I use a comprehensive data set of hedge funds to investigate alpha, performance persistence andcapital formation in the hedge fund industry from 1989 to 2014. First part of this paper describeswhether hedge fund can generate significant positive alphas under different strategies such aslong/short, market neutral, fix income arbitrage, event driven etc. I find that at an over 20-yearhorizon, all the hedge fund strategies can produce positive significant alphas and the long/shortstrategy has the best performance with highest alpha. Then I test the performance persistence ofeach strategy with the rolling regression approach by setting the window size 36 month and findthat hedge fund performance persists at annual or even longer horizons. Moreover, I further try tofind the relationship between the capital flows and each fund’s performance, the result shows asignificant negative correlation, which means the capital inflows will attenuate the ability of thealpha producers to continue to deliver alpha in the future.

Document type: 
Graduating extended essay / Research project
File(s): 
Supervisor(s): 
Christina Atanasova
Department: 
Beedie School of Business-Segal Graduate School

APPLICATIONS OF REALIZED VOLATITILY, LOCAL VOLATILITY AND IMPLIED VOLATILITY SURFACE IN ACCURACY ENHANCEMENT OF DERIVATIVE PRICING MODEL

Peer reviewed: 
No, item is not peer reviewed.
Date created: 
2017-12
Abstract: 

In this research paper, a pricing method on derivatives, here taking European options on Dow Jones index as an example, is put forth with higher level of precision. This method is able to price options with a narrower deviation scope from intrinsic value of options. The finding of this pricing method starts with testing the features of implied volatility surface. Two of three axles in constructed three-dimensional surface are respectively dynamic strike price at a given time point and the decreasing time to maturity within the life duration of one strike-specified option. General features of implied volatility surface are justified by the real trading data. With the dynamic strike price and variable volatility, option price is assumed to reflect the market expectation towards the performance of underlying asset and accompanied uncertainty when approaching the maturity. Therefore, the applications of implied volatility, local volatility and realized volatility are involved in the pricing of derivatives, because of their respective compatibilities of the forward-looking expectation, the stochastic parameter and the tight fit to the real return distribution. In the researching and analysing process, it is found that the realized volatility and the real return distribution are the derivative pricing combination with highest accuracy in the three categories of volatility. The implied volatility fails to fit the derivative price for its emphasis on market expectation and lack of independence from existing model, at the meantime, the local volatility loses its ground in practical application in pricing derivatives, with insufficient small-interval data of transactions.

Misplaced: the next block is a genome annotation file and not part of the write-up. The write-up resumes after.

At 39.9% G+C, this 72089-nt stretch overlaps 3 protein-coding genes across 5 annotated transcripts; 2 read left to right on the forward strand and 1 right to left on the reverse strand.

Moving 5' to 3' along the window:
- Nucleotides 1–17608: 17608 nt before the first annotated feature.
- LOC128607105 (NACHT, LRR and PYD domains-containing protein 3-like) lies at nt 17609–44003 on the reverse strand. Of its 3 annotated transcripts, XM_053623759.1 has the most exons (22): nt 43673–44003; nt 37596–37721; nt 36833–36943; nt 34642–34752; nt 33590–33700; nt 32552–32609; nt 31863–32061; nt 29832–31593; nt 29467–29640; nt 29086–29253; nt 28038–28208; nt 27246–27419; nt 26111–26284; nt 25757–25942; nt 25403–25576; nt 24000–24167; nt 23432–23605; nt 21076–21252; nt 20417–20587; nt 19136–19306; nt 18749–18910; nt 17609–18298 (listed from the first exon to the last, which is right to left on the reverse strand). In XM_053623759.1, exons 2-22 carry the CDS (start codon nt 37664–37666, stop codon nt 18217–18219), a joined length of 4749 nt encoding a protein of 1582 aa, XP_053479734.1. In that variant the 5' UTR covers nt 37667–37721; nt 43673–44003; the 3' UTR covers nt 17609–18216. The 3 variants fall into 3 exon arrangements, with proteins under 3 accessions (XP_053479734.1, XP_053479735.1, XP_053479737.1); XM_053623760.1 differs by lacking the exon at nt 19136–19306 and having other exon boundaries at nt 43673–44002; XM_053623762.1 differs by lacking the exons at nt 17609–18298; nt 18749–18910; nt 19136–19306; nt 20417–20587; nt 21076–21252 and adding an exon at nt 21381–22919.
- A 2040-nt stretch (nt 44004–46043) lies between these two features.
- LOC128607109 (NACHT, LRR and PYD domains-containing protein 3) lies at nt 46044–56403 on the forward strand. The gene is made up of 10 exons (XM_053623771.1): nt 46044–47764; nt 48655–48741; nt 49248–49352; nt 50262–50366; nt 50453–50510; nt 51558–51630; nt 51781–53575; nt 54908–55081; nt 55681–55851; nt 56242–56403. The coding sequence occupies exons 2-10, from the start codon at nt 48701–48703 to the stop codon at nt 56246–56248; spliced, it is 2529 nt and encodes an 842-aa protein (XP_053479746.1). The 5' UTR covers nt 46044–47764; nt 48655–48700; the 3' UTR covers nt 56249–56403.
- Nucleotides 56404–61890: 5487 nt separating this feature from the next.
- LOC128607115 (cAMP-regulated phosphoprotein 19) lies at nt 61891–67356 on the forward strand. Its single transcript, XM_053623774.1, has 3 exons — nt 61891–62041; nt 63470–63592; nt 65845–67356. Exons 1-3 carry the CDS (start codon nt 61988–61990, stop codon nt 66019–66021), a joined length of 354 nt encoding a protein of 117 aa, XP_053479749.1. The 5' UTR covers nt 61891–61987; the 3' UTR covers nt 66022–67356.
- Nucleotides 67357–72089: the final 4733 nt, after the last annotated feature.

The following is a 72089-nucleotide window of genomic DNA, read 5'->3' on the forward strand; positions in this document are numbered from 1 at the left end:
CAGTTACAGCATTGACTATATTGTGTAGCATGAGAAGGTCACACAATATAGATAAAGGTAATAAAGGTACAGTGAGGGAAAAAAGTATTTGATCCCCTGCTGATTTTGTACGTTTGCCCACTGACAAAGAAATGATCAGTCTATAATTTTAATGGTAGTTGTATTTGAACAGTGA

Document type: 
Graduating extended essay / Research project
File(s): 
Supervisor(s): 
Christina Atanasova
Andrey Pavlov
Department: 
Beedie School of Business-Segal Graduate School

BENEFITS OF MARKET VALUE CALCULATIONS FOR CREDIT UNIONS

Author: 
Peer reviewed: 
No, item is not peer reviewed.
Date created: 
2017-12
Abstract: 

This research paper focuses on two different interest rate risk measures used by credit unions in Canada, described by regulatory standards as complementary and indispensable. These two measures pertain either sensitivity of market value or net interest income, caused by changes in interest rates. Whereas credit unions can relate to and understand the latter perspective, market value does not seem as relevant as credit unions hold assets and liabilities until maturity and are not exposed to changes in market value. We use data from three credit unions to explain the two measures and show that one can be expressed by the other, which in fact discredits the perceived complementary nature of both measures. Additionally, we further develop the concept of net interest income sensitivity to overcome the weaknesses of market value by employing a more realistic measurement of interest rate risk and a reduction of required capital which eventually would enable credit unions to operate more profitably.

Document type: 
Graduating extended essay / Research project
File(s): 
Supervisor(s): 
Andrey Pavlov
Department: 
Beedie School of Business-Segal Graduate School

The Determinants of Capital Structure: Evidence from Canada

Peer reviewed: 
No, item is not peer reviewed.
Date created: 
2017-12
Abstract: 

Corporate capital structure is examined in this paper with a panel of 960 observations from 60 Canadian companies in a period from 2001 to 2016. The OLS regression analysis was applied to show the substantial influence of estimated variables, namely, profitability, tangibility, firm size and growth opportunity, on changes in book leverage and market leverage. The effects of financial economic crisis in 2008 were studied. By comparison between two segmented results (before 2008 and in/after 2008), growth opportunity became more substantial while firm size became irrelevant. The effect of heteroscedasticity to the research results is examined at the end by Robust Least Square method. The comparison confirmed that heteroscedasticity is not a serious problem for this research.

Document type: 
Graduating extended essay / Research project
File(s): 
Supervisor(s): 
Christina Atanasova
Department: 
Beedie School of Business-Segal Graduate School

FINANCIAL LEVERAGE AND FIRM PERFORMANCE DURING AND AFTER THE FINANCIAL CRISIS

Peer reviewed: 
No, item is not peer reviewed.
Date created: 
2017-12
Abstract: 

The objective of this paper is to analyse the relation between a company’sleverage and its performance during the financial crisis of 2007-­2009. A hypothesisis proposed that leverage would negatively impact abnormal return during thefinancial crisis. Interestingly, it is found that, at the peak of the crisis, during 2008,firms with higher leverage performed better. The opposite effect is found in 2009,when firms with high leverage under-­performed. These results seem somewhatcounter-­intuitive, so that after taking into account industry effects the resultsindicate that leverage had a negative effect on companies’ performance during the2008-­2009 period.

Document type: 
Graduating extended essay / Research project
File(s): 
Supervisor(s): 
Amir Rubin
Department: 
Beedie School of Business-Segal Graduate School